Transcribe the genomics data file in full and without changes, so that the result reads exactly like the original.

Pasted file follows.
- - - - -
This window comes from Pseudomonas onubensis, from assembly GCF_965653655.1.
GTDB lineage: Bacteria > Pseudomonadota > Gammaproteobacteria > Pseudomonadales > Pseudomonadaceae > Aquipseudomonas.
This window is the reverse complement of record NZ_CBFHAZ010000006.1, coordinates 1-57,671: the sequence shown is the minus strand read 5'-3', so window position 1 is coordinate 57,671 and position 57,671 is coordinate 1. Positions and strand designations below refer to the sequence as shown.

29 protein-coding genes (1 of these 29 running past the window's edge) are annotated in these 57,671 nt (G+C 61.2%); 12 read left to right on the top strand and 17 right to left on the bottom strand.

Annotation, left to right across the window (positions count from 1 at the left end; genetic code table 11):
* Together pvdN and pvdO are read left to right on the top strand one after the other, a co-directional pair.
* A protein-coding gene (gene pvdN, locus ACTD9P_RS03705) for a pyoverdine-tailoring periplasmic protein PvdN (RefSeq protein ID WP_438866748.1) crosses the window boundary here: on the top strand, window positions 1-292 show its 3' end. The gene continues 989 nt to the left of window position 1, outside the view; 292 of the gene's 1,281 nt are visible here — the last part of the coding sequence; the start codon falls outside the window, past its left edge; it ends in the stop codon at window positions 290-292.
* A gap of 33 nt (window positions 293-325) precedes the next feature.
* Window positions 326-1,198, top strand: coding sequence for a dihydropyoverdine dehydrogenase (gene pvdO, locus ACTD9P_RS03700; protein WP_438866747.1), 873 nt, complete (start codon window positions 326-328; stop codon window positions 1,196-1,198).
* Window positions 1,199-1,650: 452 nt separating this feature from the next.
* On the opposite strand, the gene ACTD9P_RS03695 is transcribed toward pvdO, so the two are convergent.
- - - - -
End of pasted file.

This window comes from Pseudomonas onubensis, from assembly GCF_965653655.1.
GTDB lineage: Bacteria > Pseudomonadota > Gammaproteobacteria > Pseudomonadales > Pseudomonadaceae > Aquipseudomonas.
This window is the reverse complement of record NZ_CBFHAZ010000006.1, coordinates 1-57,671: the sequence shown is the minus strand read 5'-3', so window position 1 is coordinate 57,671 and position 57,671 is coordinate 1. Positions and strand designations below refer to the sequence as shown.

29 protein-coding genes (1 of these 29 running past the window's edge) are annotated in these 57,671 nt (G+C 61.2%); 12 read left to right on the top strand and 17 right to left on the bottom strand.

Annotation, left to right across the window (positions count from 1 at the left end; genetic code table 11):
* Together pvdN and pvdO are read left to right on the top strand one after the other, a co-directional pair.
* A protein-coding gene (gene pvdN, locus ACTD9P_RS03705) for a pyoverdine-tailoring periplasmic protein PvdN (RefSeq protein ID WP_438866748.1) crosses the window boundary here: on the top strand, window positions 1-292 show its 3' end. The gene continues 989 nt to the left of window position 1, outside the view; 292 of the gene's 1,281 nt are visible here — the last part of the coding sequence; the start codon falls outside the window, past its left edge; it ends in the stop codon at window positions 290-292.
* A gap of 33 nt (window positions 293-325) precedes the next feature.
* Window positions 326-1,198, top strand: coding sequence for a dihydropyoverdine dehydrogenase (gene pvdO, locus ACTD9P_RS03700; protein WP_438866747.1), 873 nt, complete (start codon window positions 326-328; stop codon window positions 1,196-1,198).
* Window positions 1,199-1,650: 452 nt separating this feature from the next.
* On the opposite strand, the gene ACTD9P_RS03695 is transcribed toward pvdO, so the two are convergent.